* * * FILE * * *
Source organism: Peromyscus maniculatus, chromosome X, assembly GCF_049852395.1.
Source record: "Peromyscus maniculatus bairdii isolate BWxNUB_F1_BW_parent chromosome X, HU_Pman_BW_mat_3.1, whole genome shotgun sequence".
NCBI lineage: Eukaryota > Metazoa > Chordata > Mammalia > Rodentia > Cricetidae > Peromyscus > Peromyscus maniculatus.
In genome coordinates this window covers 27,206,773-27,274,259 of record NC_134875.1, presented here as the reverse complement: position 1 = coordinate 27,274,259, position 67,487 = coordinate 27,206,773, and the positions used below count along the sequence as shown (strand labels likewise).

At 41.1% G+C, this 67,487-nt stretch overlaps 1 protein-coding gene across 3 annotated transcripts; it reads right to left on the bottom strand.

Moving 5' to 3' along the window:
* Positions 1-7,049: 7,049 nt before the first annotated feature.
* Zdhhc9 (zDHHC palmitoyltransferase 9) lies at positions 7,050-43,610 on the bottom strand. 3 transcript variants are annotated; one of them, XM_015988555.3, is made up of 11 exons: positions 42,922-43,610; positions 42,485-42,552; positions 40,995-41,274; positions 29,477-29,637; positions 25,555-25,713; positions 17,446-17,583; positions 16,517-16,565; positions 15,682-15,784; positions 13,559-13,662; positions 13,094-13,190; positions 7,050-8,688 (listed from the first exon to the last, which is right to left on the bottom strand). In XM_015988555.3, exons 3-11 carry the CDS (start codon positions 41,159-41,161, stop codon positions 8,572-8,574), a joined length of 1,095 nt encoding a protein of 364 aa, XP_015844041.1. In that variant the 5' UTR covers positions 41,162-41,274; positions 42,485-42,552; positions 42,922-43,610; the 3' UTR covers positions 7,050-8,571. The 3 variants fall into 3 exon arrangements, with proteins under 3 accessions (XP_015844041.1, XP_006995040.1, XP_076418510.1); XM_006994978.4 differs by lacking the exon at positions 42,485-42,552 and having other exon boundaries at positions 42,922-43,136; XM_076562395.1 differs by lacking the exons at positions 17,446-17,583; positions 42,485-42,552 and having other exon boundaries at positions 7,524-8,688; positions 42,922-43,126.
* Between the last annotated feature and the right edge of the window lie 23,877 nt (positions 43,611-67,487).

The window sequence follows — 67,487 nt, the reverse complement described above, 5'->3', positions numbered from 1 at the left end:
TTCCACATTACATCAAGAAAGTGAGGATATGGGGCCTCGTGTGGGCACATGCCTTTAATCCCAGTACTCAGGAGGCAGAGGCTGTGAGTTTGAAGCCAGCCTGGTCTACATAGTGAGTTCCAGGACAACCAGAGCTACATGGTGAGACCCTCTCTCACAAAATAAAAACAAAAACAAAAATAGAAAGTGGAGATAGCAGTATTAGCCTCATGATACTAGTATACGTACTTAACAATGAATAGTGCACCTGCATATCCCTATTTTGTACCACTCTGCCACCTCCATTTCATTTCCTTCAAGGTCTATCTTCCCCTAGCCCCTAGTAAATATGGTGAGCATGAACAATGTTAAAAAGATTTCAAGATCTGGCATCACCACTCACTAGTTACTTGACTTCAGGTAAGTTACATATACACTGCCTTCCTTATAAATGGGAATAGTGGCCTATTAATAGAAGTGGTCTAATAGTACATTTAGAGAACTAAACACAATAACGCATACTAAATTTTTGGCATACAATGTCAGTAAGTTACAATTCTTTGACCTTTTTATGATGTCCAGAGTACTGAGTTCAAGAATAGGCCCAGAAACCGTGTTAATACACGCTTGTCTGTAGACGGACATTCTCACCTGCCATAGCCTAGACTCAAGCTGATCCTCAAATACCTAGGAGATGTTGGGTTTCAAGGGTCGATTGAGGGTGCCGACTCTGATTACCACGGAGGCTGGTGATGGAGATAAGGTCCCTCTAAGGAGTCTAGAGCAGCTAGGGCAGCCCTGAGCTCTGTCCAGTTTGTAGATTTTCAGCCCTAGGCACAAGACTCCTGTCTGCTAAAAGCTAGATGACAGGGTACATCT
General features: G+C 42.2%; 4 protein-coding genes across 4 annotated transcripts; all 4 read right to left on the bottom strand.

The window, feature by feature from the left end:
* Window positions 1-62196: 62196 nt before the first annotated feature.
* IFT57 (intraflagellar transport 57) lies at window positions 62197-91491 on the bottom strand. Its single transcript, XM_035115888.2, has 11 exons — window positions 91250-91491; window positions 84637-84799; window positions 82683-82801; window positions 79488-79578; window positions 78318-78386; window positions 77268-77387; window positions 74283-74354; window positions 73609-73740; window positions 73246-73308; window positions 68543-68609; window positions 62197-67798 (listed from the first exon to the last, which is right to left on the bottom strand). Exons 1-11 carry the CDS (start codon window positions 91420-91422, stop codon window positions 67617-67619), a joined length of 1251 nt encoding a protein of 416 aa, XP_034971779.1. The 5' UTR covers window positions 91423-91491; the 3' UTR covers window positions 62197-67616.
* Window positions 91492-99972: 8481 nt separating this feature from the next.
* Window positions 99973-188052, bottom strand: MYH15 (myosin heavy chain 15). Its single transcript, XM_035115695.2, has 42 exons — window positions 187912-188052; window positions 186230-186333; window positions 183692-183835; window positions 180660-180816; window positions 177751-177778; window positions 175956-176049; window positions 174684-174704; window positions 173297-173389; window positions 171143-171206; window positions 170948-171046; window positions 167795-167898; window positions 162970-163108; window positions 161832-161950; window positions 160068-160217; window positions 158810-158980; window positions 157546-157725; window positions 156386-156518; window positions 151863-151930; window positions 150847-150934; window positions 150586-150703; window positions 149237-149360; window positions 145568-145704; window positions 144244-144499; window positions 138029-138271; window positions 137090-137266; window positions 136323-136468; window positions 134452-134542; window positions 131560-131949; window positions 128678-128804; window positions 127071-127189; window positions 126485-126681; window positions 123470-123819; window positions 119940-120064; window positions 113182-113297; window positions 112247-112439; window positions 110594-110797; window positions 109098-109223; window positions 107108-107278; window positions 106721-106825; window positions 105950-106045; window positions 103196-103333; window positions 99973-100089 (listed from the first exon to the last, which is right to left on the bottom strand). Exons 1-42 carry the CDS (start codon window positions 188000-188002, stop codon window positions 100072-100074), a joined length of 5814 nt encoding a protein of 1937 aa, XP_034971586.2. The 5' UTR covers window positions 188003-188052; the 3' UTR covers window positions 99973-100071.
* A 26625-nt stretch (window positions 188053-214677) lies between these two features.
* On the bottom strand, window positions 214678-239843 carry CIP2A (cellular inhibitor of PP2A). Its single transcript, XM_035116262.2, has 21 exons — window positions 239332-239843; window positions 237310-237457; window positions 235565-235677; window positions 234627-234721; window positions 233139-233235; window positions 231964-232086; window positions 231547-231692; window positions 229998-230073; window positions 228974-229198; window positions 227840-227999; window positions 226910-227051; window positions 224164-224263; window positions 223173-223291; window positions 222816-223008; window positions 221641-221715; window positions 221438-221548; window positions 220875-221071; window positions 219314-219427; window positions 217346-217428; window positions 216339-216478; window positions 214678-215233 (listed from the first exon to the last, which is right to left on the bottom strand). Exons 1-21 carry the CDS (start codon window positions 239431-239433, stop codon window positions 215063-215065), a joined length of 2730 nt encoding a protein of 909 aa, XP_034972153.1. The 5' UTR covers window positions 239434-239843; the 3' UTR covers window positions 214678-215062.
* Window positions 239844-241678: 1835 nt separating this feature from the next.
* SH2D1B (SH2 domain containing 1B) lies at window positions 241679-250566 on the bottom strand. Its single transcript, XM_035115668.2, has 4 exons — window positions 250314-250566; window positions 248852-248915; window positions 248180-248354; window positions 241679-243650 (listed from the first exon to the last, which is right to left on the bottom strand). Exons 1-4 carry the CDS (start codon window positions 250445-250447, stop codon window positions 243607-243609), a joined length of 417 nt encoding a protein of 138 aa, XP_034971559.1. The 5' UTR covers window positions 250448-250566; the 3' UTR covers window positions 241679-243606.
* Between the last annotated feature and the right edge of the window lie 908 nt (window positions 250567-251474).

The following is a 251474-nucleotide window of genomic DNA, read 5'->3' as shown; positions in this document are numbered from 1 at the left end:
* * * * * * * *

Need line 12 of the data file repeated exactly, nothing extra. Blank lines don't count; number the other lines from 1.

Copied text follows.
General features: G+C 42.2%; 4 protein-coding genes across 4 annotated transcripts; all 4 read right to left on the bottom strand.